Our Conflicted Medical Journals
Published: July 23, 2006
Leading medical journals seem to be having a difficult time disentangling themselves from the pharmaceutical and medical device industries. If they cannot stop printing articles by scientists with close ties to these businesses, they should at least force the authors to disclose their conflicts of interest publicly so that doctors and patients are forewarned that the interpretations may be biased.
Two disturbing cases were described in detail by The Wall Street Journal in recent weeks. One involved The Journal of the American Medical Association, or JAMA; the other an obscure journal known as Neuropsychopharmacology, which is published by a leading professional society in the field.
The article in JAMA must surely have pleased all makers of antidepressant drugs. It warned pregnant women that if they stopped taking antidepressant medication they would increase their risk of falling back into depression. Hidden from view was the fact that most of the 13 authors had been paid as consultants or lecturers by the makers of antidepressants. Their financial ties were not disclosed to JAMA on the preposterous grounds that the authors did not deem them relevant.
An even more egregious set of events occurred at Neuropsychopharmacology, which recently published a favorable assessment of a controversial new treatment for depression resistant to conventional therapies. Left unmentioned was that eight of the nine authors serve as consultants to the company that makes the device used in the therapy. The ninth works directly for the company. Just to make things particularly incestuous, the lead author of the study is the journal’s editor and a consultant to the company. He has been accused in the past of promoting therapies in which he had a financial stake.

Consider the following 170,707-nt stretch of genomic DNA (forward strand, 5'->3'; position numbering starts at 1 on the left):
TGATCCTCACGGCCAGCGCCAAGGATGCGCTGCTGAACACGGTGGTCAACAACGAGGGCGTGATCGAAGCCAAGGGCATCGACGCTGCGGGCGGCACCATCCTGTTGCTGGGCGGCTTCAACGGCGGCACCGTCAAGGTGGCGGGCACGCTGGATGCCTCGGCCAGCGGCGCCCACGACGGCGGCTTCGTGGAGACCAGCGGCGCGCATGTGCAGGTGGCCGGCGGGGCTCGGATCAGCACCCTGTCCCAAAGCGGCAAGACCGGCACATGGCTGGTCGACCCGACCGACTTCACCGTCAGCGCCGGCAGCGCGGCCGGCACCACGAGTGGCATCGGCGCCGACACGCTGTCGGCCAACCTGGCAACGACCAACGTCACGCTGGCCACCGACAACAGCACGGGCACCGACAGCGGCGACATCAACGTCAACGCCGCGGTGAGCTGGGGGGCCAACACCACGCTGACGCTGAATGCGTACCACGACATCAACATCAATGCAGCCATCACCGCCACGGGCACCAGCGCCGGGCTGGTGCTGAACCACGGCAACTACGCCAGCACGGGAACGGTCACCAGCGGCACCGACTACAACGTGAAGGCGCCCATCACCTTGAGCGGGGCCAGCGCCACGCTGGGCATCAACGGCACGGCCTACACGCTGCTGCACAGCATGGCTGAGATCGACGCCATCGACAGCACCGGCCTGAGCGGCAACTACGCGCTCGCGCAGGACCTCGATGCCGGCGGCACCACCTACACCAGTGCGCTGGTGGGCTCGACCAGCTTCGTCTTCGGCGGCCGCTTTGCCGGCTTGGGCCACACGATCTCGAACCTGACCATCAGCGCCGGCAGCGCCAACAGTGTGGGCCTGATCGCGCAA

It is hard to know whether to be more upset at the journal’s failure to disclose these ties or at its decision to let such interested parties serve as authors in the first place. Early drafts of the article were prepared by a professional writer hired by the company. With all those ingredients coalescing, it is no wonder that the new therapy was judged “a promising and well-tolerated intervention” for treatment-resistant depression.
Many journals have been tightening their disclosure and publication policies in recent years, and both JAMA and Neuropsychopharmacology plan further tightening. But the reforms are not likely to go far enough. It seems imperative that more muscle be put into forcing disclosure and publication of conflicts of interest. If all leading journals agreed to punish authors who fail to reveal their conflicts by refusing to accept further manuscripts from them, a lot more authors would be inclined to fess up. Better yet, journals should try much harder to find authors free of conflicts. That is the best hope for retaining credibility with doctors and the public.